Joel Diamond is a believer; he crashed 7 times last season and is still running the same hood. “That would have cost me 7 new fiberglass hoods” he says.

Matt Schultz hit a barrier straight on at 80 mph; the hood was damaged, but still could be easily repaired. What amazed Matt was that the hood had saved his pipes, front suspension and bulkhead from damage. That kind of crash could easily have written off a complete sled, he says.

We often see race cars crash on TV, and bits go flying everywhere. When they come to rest the tubs often are intact, proving that carbon “crash impact” structures do their job.
Patrick's Polaris spindles
Snocross can’t use carbon fiber
Snowmobile manufacturers have banned the use of carbon fiber on snocross sleds to keep costs down, but that makes little sense when you see the NASCAR-style trailers they show up with at races. Other sled racing does not have this type of restriction, so oval and drag racers are free to experiment with it.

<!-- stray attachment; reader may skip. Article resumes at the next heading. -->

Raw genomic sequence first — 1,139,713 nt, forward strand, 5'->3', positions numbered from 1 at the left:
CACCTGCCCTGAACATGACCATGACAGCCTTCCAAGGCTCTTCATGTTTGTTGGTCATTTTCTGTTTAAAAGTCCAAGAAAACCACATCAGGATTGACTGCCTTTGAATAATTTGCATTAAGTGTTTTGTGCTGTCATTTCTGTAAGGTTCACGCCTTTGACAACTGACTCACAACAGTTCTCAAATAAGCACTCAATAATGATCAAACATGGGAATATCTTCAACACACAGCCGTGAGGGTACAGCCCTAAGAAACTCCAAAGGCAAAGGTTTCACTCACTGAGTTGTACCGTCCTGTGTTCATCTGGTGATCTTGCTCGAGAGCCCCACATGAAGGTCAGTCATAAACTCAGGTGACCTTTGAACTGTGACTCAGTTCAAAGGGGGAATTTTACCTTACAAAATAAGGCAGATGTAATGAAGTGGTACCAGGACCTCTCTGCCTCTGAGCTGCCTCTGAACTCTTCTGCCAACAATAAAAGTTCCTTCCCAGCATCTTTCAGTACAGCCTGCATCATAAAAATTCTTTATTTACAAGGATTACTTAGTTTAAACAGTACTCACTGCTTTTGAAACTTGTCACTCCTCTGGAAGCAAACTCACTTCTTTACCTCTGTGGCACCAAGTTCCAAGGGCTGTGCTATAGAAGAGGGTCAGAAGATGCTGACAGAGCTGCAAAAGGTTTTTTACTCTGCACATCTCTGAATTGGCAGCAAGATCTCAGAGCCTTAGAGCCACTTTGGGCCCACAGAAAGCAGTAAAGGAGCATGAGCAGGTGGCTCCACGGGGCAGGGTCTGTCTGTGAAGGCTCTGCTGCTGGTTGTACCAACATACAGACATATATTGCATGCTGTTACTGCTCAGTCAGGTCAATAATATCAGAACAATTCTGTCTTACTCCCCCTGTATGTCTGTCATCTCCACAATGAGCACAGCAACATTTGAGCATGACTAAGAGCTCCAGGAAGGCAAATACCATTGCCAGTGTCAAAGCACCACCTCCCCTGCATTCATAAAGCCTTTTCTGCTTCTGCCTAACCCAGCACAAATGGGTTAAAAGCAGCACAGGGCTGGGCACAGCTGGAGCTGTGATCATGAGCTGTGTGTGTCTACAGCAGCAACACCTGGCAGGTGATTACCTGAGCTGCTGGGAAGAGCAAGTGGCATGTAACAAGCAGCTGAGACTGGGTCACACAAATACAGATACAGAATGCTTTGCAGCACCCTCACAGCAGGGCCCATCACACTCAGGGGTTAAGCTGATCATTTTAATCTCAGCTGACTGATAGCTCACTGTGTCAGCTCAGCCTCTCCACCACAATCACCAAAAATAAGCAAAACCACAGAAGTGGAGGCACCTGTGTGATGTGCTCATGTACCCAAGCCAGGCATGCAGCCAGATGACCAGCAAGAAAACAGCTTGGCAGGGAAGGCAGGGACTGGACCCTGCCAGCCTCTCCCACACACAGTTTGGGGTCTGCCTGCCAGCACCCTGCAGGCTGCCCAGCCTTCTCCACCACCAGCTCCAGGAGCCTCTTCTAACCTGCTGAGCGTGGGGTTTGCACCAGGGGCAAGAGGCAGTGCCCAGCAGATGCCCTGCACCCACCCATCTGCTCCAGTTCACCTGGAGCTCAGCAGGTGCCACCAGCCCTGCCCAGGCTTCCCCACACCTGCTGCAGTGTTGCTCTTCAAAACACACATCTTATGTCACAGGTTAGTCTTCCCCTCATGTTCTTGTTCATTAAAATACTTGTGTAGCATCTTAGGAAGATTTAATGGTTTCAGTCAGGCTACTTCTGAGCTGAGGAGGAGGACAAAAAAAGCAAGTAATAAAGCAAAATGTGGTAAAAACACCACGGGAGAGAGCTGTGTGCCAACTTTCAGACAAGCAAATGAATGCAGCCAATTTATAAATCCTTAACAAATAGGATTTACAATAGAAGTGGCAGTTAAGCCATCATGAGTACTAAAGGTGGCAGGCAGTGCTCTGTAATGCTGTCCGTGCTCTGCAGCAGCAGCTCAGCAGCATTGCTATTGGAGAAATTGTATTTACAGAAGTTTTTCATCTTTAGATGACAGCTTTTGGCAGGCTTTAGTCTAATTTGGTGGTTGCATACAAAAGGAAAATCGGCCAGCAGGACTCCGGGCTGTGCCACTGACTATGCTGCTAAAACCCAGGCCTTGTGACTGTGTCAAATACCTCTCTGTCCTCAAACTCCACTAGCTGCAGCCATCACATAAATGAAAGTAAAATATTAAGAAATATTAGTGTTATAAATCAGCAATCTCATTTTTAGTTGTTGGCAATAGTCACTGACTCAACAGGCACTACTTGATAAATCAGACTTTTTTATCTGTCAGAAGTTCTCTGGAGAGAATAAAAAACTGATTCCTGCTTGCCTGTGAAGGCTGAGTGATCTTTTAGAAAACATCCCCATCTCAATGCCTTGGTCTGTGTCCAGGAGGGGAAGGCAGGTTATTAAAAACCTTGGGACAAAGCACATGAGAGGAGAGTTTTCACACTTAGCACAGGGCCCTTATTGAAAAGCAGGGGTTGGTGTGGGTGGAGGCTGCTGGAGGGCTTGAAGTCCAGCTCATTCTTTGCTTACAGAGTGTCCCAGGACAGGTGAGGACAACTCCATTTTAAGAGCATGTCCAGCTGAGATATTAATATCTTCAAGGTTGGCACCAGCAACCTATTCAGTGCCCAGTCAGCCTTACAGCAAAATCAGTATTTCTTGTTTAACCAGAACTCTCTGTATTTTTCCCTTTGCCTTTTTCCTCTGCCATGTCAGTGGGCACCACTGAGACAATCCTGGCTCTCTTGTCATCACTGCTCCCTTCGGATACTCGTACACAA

One application you may not see is carbon-carbon brake discs and calipers. This is working in car and bike applications for road racing. But this combination needs to be very hot to work, and Formula 1 and Moto GP racers haul their machines down from high speed at the end of a long straight, which puts enough heat into a disc to make it work.

When some factories tried this on snowmobile racers years ago the discs never got loaded enough to build up heat on short oval and snocross tracks. Therefore the carbon brakes did not perform as well as regular steel discs.
Is there a big future for carbon fiber in snowmobiles?

New applications are already being tried, like carbon fiber ski spindles, but viability often comes down to price. There are always niches where it makes sense, and T.J., among others, is already working on new ideas.

Thanks to his famous daughter’s involvement at the highest level in racing, he has access to experts that also are looking to expand their markets. It’s a combination that’s working, and we are eager to see what the future may be.